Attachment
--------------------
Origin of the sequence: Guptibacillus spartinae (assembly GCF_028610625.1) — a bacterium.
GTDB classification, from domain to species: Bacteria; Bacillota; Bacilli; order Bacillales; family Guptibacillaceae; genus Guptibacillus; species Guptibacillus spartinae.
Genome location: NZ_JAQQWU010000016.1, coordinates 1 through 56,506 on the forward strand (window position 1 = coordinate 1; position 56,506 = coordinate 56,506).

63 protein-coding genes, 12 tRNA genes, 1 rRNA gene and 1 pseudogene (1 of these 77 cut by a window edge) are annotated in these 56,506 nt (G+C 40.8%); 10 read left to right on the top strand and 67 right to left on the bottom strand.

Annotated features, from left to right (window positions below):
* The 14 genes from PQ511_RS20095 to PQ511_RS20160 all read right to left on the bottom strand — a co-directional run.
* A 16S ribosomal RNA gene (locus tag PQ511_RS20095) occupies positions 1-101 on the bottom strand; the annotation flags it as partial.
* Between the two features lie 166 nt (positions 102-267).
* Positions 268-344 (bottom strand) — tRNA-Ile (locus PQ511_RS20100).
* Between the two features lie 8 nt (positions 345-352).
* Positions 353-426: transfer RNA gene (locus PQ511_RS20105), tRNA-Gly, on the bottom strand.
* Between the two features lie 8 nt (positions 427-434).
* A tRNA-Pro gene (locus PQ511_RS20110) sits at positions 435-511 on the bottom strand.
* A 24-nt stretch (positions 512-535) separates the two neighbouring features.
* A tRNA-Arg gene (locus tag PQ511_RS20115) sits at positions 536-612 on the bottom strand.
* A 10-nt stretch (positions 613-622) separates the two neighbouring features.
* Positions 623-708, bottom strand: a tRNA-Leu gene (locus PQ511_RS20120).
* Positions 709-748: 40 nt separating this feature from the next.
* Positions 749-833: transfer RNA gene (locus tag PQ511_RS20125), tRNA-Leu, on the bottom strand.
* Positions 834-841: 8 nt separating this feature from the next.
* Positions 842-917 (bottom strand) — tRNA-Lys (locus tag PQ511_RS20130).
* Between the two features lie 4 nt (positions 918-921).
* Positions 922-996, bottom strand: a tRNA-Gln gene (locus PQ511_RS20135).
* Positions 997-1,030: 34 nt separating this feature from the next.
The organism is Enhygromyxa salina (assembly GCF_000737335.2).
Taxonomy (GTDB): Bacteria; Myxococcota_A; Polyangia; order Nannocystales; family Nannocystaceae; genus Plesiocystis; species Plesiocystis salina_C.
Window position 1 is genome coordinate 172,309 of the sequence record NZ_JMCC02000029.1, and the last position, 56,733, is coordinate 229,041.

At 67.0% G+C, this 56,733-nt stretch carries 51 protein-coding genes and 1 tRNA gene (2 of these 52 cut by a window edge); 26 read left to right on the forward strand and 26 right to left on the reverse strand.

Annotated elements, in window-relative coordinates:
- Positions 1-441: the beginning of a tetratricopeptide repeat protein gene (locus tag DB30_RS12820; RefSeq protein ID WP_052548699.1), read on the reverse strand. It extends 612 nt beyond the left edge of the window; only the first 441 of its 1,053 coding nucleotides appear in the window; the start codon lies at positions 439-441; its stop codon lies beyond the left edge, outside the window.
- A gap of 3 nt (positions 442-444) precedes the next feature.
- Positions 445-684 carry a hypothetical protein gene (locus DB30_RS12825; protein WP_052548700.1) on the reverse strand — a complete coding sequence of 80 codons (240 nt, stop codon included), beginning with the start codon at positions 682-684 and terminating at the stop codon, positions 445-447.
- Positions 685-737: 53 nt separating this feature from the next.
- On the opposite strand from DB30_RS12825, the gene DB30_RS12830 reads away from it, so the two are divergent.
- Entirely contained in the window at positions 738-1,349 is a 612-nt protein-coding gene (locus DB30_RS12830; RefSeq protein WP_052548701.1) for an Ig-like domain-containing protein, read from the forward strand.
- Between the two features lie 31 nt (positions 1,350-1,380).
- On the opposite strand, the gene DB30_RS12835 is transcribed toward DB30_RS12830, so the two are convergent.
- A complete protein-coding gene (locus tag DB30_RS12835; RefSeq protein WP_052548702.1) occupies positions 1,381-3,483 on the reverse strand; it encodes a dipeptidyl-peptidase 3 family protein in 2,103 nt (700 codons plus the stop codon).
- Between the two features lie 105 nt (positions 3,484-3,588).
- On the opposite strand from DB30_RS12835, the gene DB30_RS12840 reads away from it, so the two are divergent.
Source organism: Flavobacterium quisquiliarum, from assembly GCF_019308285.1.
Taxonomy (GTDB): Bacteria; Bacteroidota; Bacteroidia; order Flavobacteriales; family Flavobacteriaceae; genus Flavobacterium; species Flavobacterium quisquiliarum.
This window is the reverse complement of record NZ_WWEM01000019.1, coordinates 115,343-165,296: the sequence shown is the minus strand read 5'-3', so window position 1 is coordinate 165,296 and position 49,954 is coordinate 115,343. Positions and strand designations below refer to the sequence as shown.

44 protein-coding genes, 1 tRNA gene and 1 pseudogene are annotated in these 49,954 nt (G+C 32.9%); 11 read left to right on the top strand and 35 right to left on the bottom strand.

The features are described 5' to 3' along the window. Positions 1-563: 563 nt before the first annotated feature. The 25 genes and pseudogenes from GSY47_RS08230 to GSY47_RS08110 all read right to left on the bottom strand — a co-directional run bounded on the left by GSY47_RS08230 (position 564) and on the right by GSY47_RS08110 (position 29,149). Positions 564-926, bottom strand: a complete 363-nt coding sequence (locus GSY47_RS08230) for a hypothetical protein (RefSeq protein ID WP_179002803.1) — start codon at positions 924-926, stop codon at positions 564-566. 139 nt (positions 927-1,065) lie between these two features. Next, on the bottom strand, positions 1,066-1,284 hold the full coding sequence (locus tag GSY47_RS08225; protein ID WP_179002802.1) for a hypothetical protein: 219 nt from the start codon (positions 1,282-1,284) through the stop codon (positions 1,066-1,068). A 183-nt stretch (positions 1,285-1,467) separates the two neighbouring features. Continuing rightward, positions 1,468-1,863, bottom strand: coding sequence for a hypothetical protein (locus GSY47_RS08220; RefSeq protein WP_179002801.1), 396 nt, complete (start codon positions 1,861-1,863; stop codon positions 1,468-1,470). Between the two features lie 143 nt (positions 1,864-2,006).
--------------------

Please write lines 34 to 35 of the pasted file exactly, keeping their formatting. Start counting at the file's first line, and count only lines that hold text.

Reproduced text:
- On the opposite strand from DB30_RS12825, the gene DB30_RS12830 reads away from it, so the two are divergent.
- Entirely contained in the window at positions 738-1,349 is a 612-nt protein-coding gene (locus DB30_RS12830; RefSeq protein WP_052548701.1) for an Ig-like domain-containing protein, read from the forward strand.